Use Mexican street corn seasonings & cotija cheese to make this flavorful Chicken & Broccoli Quiche Tart. Spice up brunch, lunch, or dinner!
When is it ok to have pie at brunch?
Ok, that's a trick question...it's always ok to have pie at brunch. But it's more acceptable if that pie is savory, like a quiche.
Now quiche can have a crust or be crustless (especially if you're following a gluten-free diet), but it's got to have that egg custard that binds all those yummy fillings. And those fillings are a great way to use leftover meats and vegetables.
For example, I had some cooked chicken in the fridge, and lots of broccoli. Plus an interesting Elote seasoning in my pantry (I'll explain what this is below). And since this is a savory quiche, why not use some sourdough starter discard as well?
Ok, looks like I'm making a Mexican Chicken and Broccoli Quiche Tart.
Quiche is a savory custard
At its core, quiche is just a free-standing egg custard. The crust is merely a holding vessel.
Most people might think of egg custard as a dessert, but really the only difference is how the custard is flavored. Is it sweetened or filled with savory ingredients?
If it's the latter, it's quiche, simple as that.
Just as a refresher, a free-standing egg custard has a recipe ratio of 2 to 1 liquid to egg by weight (a kitchen scale comes in handy here). So a quiche containing 2 cups (or 16 oz) of a milk and cream mix would have 4 eggs (or 8 oz, an egg weighing about 2 oz apiece).
Oh, and that cream mixture? You can decide how much milk vs. cream you'd like. The more cream, the richer the custard will be.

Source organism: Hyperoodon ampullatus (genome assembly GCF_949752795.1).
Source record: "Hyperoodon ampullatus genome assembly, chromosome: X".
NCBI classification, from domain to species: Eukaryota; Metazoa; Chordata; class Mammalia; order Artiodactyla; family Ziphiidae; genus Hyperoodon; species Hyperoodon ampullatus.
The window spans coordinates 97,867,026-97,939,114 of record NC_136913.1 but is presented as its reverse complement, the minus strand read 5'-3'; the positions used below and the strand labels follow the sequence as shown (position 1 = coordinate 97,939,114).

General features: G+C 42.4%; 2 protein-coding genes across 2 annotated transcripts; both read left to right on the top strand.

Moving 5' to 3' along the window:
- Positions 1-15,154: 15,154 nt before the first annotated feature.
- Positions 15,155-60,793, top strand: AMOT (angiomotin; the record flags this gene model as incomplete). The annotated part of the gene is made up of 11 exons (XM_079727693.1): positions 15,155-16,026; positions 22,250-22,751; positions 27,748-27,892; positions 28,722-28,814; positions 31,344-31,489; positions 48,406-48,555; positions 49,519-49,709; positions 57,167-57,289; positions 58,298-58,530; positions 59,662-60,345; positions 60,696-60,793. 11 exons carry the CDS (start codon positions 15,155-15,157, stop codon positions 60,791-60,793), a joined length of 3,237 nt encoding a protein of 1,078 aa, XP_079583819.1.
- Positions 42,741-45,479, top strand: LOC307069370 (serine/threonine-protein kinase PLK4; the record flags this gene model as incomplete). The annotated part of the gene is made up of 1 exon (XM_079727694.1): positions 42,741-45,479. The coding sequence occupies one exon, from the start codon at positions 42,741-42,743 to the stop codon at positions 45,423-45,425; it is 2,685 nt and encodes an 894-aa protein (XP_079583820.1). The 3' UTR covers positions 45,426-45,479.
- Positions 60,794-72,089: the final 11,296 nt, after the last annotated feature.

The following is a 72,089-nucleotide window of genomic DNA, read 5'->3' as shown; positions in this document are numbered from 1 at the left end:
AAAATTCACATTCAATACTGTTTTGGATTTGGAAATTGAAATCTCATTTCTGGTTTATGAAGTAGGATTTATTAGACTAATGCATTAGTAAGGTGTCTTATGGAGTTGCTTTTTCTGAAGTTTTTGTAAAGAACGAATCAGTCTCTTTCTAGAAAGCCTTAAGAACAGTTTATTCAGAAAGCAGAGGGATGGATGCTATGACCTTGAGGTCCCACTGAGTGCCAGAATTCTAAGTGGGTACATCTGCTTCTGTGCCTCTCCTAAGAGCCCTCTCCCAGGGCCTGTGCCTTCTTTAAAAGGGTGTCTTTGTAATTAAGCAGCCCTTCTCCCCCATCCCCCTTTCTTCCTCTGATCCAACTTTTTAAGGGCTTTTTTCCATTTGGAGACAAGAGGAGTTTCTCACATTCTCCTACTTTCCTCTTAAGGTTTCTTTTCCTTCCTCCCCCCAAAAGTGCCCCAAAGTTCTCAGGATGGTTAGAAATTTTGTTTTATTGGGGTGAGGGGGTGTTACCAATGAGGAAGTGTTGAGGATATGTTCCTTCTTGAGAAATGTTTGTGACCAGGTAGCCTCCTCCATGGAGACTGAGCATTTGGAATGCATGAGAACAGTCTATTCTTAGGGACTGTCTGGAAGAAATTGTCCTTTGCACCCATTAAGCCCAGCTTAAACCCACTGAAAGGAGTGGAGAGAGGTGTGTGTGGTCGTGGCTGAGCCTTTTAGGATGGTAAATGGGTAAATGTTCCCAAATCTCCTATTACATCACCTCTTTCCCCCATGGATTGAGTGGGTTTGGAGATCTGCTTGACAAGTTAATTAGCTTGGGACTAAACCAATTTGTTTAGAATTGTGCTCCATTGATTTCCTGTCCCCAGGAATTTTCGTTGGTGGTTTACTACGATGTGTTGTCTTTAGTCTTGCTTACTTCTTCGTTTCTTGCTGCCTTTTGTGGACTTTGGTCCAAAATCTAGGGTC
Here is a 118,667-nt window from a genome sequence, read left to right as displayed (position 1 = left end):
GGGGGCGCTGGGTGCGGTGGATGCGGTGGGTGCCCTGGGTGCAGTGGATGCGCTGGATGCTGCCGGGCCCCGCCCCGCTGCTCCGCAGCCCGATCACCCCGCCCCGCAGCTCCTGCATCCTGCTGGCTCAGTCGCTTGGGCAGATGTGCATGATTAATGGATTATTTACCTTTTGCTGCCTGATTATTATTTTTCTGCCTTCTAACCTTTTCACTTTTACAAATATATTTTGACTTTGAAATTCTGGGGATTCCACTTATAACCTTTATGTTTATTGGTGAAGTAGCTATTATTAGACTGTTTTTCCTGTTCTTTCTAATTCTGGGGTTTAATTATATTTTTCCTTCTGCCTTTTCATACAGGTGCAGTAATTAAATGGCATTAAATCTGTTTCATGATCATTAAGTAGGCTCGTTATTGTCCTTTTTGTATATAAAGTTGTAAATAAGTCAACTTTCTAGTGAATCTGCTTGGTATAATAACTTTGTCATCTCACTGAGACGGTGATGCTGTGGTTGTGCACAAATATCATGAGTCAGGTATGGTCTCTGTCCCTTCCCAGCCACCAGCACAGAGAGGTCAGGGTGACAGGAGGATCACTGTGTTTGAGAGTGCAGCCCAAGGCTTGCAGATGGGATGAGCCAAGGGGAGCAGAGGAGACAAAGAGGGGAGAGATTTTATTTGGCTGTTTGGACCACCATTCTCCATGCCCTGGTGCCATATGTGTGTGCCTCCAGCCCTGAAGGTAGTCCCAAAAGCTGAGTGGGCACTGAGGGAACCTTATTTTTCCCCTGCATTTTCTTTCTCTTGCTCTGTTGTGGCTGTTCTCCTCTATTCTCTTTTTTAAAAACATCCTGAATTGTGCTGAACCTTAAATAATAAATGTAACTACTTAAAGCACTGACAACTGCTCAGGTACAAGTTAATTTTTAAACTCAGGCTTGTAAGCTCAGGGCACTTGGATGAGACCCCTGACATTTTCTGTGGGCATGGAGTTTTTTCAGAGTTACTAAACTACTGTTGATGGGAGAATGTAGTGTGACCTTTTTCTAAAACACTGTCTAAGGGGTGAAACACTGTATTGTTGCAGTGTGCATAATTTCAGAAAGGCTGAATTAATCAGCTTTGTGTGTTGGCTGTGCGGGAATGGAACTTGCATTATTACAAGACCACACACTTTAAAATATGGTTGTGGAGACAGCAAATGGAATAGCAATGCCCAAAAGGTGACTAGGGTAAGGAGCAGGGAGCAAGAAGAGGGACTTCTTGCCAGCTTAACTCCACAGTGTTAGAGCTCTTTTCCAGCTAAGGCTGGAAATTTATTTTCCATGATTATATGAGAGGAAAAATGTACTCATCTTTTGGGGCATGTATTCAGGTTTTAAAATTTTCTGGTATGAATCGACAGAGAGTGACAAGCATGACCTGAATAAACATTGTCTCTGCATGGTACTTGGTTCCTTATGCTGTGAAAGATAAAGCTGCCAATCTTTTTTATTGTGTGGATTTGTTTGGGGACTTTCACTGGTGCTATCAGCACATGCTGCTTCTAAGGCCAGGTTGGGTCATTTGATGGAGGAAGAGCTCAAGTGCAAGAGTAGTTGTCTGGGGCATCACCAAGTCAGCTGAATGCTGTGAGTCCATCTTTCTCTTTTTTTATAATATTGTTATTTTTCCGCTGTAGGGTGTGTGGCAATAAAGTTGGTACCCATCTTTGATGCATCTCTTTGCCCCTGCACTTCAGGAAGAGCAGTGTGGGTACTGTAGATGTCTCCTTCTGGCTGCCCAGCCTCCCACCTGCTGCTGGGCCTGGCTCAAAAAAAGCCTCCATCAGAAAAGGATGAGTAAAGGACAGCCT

You can even use a milk-substitute if you'd prefer. It's the combination of liquid and eggs that make a custard, not that it has to be dairy. Case in point, the Double Dark Chocolate Pudding I made using almond milk.
I keep saying free-standing custard which can hold its shape, like flan. It's a cousin to pastry cream, which contains the same base of eggs and cream but having a 4 to 1 liquid to egg ratio, so it can't stand up on its own.
Also, a free-standing custard is baked to set rather than thickened on the stove with cornstarch. I love when things are related like that.
The difference is the fillings & flavorings
So if savory custard makes it a quiche, how do they differ from one another?
That's where the fillings and flavorings become important. And choosing seasonings and cheeses that complement each other.
For my Mexican Chicken and Broccoli Quiche Tart, I started with the flavors of Mexican street corn, then chose appropriate cheeses.
Usually street corn is served with cotija cheese, a semi-firm white crumbly cheese, like feta cheese in texture. I added a Mexican cheese blend (a pre-made blend of shredded cheddar, Monterey Jack, and Queso Blanco) to round out the quiche. You can use your own preferred combinations.
For the street corn flavors, I used Trader Joes' Everything but the Elote seasoning blend. It's made up of chile pepper, Parmesan cheese, chipotle powder, cumin, dried cilantro, sea salt, plus some cane sugar and corn flour.